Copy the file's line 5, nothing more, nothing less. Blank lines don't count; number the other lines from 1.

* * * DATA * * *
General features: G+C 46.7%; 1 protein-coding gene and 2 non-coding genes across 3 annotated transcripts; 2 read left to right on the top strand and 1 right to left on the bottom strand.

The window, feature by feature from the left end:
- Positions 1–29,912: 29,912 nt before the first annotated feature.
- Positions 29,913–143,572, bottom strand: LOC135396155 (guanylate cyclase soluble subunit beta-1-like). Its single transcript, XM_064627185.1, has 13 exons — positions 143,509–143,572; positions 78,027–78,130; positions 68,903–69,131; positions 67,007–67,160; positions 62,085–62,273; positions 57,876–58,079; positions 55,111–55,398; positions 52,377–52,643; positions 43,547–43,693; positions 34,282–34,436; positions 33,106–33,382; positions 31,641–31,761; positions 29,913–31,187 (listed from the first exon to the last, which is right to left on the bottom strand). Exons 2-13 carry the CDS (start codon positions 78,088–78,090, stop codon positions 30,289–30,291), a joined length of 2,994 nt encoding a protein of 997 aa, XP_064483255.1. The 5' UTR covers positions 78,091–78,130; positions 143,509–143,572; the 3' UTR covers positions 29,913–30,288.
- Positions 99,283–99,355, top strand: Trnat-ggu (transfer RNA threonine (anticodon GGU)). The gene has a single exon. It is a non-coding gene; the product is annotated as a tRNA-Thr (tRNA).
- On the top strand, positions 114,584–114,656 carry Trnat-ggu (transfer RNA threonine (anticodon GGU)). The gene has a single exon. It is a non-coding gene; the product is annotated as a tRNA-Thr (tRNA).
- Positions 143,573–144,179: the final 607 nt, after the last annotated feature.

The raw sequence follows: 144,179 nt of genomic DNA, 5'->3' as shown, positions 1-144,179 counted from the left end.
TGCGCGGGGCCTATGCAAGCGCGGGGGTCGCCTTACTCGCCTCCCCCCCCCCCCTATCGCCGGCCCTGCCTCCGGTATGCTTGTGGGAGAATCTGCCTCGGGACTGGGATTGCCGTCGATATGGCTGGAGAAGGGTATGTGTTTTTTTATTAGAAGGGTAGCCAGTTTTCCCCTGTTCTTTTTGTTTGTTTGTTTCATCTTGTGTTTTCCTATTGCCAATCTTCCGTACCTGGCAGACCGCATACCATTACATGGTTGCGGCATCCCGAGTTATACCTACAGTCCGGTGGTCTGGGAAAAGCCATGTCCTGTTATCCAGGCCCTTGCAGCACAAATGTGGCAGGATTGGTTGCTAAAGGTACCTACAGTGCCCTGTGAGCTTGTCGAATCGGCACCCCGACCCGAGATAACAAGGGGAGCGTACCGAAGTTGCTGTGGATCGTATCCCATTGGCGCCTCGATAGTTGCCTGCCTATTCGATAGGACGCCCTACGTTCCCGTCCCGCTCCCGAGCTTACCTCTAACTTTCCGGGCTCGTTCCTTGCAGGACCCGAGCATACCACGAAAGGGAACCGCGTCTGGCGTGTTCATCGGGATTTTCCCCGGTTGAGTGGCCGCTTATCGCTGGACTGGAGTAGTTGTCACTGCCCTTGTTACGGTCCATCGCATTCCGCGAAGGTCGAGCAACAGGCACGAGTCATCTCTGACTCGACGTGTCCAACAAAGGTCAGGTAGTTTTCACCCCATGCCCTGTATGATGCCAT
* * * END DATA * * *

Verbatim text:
- Positions 99,283–99,355, top strand: Trnat-ggu (transfer RNA threonine (anticodon GGU)). The gene has a single exon. It is a non-coding gene; the product is annotated as a tRNA-Thr (tRNA).